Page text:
What are the outside conditions? To be safe, assume really, really cold in the winter and hot and humid in the summer. Pretend that your building is in International Falls, Minn., during the winter, and then assume it magically moves to Atlanta in the summer. If you can pull that off, you are pretty much in the clear.

We need to be perfect. And the only wall that will work, of course, is “the perfect wall.” We have been here before.4 Put the water control layer, the air control layer, the vapor control layer and the thermal control layer on the outside of the structure. Put everything else inside, especially the services. Same for the roof. Done.

Here is the secret–the control layers need to be continuous–especially the air control layer. If you don’t have air moving across your wall or roof assembly, not much bad can happen. Check out Figure 1 for a conceptual description of the simplest design solution. The bold line represents the air control layer. The shaded layer represents the thermal control layer. The dotted line represents a ventilated cladding. The roof is a vented attic. Classic, simple stuff. Any bad stuff from inside that gets past the bold line and gets into the shaded stuff can pass right on through and get to the outside through the dotted line and the big sloped hat with holes. You don’t need a computer simulation to understand this. You don’t even need a psychrometric chart.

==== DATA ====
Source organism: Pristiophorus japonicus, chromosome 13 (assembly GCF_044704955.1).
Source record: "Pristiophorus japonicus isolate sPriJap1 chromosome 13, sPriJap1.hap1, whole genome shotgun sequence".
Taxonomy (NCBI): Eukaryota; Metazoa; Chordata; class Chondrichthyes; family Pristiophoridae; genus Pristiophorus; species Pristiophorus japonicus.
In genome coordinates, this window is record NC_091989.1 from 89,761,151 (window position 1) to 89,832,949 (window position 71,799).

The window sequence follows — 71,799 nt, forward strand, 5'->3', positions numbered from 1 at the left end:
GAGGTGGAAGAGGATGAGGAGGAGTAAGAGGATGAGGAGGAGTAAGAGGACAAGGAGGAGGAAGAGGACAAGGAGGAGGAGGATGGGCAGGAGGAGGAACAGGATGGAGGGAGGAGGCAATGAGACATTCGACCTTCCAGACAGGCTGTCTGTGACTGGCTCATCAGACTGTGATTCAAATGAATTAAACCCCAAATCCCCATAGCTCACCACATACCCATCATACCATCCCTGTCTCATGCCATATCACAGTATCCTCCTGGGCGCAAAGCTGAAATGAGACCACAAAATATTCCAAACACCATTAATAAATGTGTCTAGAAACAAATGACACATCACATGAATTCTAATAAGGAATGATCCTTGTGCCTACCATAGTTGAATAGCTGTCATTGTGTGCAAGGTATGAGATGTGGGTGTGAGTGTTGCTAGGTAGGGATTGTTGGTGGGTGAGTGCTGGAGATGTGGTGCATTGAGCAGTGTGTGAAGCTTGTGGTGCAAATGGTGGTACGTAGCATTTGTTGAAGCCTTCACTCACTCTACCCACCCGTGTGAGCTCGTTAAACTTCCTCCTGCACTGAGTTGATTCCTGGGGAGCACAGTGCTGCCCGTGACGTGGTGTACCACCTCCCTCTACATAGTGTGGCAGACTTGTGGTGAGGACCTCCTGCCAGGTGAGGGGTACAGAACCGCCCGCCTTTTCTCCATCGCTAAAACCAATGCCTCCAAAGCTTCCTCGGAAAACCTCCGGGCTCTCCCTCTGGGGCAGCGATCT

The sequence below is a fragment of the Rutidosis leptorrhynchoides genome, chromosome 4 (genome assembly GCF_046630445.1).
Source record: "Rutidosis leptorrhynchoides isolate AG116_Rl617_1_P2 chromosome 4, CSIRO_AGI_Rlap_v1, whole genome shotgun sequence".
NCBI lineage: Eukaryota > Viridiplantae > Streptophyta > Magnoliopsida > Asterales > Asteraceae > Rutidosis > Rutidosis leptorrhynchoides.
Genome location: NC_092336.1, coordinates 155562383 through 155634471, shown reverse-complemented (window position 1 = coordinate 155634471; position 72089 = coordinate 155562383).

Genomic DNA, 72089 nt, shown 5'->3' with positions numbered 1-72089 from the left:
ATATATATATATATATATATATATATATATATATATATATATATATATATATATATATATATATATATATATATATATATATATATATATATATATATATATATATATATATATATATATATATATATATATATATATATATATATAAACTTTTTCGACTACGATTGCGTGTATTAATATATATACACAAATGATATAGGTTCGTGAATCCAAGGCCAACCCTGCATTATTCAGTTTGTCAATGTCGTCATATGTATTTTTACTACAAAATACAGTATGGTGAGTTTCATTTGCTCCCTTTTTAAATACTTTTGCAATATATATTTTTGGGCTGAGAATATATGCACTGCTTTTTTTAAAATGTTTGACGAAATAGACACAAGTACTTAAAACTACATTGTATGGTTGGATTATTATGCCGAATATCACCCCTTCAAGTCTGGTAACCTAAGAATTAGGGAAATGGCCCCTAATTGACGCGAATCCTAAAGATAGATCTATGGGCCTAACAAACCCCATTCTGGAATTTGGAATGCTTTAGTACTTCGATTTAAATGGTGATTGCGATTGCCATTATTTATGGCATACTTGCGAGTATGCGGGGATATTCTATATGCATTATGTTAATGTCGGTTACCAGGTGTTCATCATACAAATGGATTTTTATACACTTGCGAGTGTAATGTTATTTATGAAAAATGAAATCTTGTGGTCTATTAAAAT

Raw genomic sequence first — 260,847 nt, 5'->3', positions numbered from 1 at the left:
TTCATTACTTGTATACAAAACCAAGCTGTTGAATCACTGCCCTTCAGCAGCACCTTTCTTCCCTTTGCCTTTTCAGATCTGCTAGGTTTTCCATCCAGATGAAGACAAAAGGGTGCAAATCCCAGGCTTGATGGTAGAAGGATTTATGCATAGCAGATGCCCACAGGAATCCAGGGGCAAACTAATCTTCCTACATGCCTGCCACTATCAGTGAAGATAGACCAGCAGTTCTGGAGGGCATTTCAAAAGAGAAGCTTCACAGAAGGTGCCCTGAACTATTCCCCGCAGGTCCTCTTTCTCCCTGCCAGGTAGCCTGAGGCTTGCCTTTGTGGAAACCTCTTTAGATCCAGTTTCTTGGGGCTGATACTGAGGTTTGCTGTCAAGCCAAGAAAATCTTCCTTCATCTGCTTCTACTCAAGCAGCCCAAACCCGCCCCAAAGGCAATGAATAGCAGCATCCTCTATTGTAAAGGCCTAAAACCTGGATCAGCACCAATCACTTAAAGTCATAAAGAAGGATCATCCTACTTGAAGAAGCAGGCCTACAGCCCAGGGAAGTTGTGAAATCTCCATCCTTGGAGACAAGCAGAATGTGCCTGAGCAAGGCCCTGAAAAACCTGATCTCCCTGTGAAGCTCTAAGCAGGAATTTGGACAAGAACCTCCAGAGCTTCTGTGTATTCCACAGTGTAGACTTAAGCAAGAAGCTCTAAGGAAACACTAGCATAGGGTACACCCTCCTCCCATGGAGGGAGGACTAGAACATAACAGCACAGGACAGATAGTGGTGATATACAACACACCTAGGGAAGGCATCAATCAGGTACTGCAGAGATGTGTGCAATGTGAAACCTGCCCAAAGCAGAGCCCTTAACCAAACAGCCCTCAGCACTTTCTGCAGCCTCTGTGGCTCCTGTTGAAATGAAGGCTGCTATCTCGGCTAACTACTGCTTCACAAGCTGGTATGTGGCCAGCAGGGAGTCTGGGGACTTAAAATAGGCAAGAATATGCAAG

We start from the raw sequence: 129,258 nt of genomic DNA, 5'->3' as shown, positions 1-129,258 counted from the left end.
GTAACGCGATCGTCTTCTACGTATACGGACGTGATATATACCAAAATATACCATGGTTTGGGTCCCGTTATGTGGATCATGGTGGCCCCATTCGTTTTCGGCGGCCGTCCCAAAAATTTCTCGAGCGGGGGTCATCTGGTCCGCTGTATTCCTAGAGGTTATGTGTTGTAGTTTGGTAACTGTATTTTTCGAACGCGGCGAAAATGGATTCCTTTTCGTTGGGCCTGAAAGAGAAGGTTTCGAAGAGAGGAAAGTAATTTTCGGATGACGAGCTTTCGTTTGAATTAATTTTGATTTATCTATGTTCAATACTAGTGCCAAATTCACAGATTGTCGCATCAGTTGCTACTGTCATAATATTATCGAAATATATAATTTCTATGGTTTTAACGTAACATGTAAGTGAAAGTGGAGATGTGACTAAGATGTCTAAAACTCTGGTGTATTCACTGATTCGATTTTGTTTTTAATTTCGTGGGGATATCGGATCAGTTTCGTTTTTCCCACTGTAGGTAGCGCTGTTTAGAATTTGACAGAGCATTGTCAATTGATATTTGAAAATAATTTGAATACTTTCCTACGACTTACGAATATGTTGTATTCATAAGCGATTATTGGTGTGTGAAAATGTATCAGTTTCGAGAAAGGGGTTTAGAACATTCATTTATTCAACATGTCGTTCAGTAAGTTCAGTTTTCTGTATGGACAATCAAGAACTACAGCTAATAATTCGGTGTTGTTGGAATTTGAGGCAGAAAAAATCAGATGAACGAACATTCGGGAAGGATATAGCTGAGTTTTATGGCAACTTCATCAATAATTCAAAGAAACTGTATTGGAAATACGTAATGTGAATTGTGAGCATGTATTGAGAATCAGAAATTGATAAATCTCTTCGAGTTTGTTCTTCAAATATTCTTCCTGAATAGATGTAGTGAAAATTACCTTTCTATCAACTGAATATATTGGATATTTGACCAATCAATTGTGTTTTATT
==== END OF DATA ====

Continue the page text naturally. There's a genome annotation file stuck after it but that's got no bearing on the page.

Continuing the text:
Figure 1: Simplest Design Solution–The bold line represents the air control and vapor control layers. The shaded layer represents the thermal control layer. The dotted line represents a ventilated cladding. The roof is a vented attic. Classic, simple stuff. Any bad stuff from inside that gets past the bold line and gets into the shaded stuff can pass right on through and get to the outside through the dotted line and the big sloped hat with the holes.
 

 

A few little tricks of the trade–think of cladding as a dehumidifier that sucks moisture out of the shaded stuff. That means the back of the cladding will get wet if there is a flaw in your wall. What are the odds of there being a flaw or less than perfect workmanship? If I were using wood cladding, I would not just back ventilate it, I would back-coat it with primer and paint. Just like the old guys used to. I do not want the wood to absorb water. If it does, it can leach tannins and other water-soluble extractives. Ask me how I know?